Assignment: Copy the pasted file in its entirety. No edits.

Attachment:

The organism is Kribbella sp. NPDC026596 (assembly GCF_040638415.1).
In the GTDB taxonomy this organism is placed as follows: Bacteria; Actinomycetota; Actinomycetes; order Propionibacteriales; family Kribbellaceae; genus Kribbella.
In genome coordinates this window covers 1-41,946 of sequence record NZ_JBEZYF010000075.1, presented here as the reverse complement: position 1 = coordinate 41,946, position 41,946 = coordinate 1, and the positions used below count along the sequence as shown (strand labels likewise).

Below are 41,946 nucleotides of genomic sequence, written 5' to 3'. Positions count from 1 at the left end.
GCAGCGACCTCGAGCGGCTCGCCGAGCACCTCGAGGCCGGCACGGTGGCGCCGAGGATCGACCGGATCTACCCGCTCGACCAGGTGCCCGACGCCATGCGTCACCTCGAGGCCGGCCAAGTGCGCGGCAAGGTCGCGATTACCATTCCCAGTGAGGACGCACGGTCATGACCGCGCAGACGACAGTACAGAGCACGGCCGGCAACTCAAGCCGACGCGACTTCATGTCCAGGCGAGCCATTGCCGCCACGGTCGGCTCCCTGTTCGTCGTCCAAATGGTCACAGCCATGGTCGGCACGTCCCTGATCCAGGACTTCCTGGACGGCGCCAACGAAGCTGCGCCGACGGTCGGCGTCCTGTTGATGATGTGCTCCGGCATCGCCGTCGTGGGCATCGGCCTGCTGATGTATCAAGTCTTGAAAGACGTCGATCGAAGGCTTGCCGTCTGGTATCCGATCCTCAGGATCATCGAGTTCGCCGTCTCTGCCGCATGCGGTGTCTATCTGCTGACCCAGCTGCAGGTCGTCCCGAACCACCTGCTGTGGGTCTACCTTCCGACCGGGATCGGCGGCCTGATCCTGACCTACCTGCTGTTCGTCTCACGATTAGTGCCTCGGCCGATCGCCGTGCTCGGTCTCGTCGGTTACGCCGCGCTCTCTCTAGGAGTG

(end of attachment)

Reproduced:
The organism is Kribbella sp. NPDC026596 (assembly GCF_040638415.1).
In the GTDB taxonomy this organism is placed as follows: Bacteria; Actinomycetota; Actinomycetes; order Propionibacteriales; family Kribbellaceae; genus Kribbella.
In genome coordinates this window covers 1-41,946 of sequence record NZ_JBEZYF010000075.1, presented here as the reverse complement: position 1 = coordinate 41,946, position 41,946 = coordinate 1, and the positions used below count along the sequence as shown (strand labels likewise).

Below are 41,946 nucleotides of genomic sequence, written 5' to 3'. Positions count from 1 at the left end.
GCAGCGACCTCGAGCGGCTCGCCGAGCACCTCGAGGCCGGCACGGTGGCGCCGAGGATCGACCGGATCTACCCGCTCGACCAGGTGCCCGACGCCATGCGTCACCTCGAGGCCGGCCAAGTGCGCGGCAAGGTCGCGATTACCATTCCCAGTGAGGACGCACGGTCATGACCGCGCAGACGACAGTACAGAGCACGGCCGGCAACTCAAGCCGACGCGACTTCATGTCCAGGCGAGCCATTGCCGCCACGGTCGGCTCCCTGTTCGTCGTCCAAATGGTCACAGCCATGGTCGGCACGTCCCTGATCCAGGACTTCCTGGACGGCGCCAACGAAGCTGCGCCGACGGTCGGCGTCCTGTTGATGATGTGCTCCGGCATCGCCGTCGTGGGCATCGGCCTGCTGATGTATCAAGTCTTGAAAGACGTCGATCGAAGGCTTGCCGTCTGGTATCCGATCCTCAGGATCATCGAGTTCGCCGTCTCTGCCGCATGCGGTGTCTATCTGCTGACCCAGCTGCAGGTCGTCCCGAACCACCTGCTGTGGGTCTACCTTCCGACCGGGATCGGCGGCCTGATCCTGACCTACCTGCTGTTCGTCTCACGATTAGTGCCTCGGCCGATCGCCGTGCTCGGTCTCGTCGGTTACGCCGCGCTCTCTCTAGGAGTG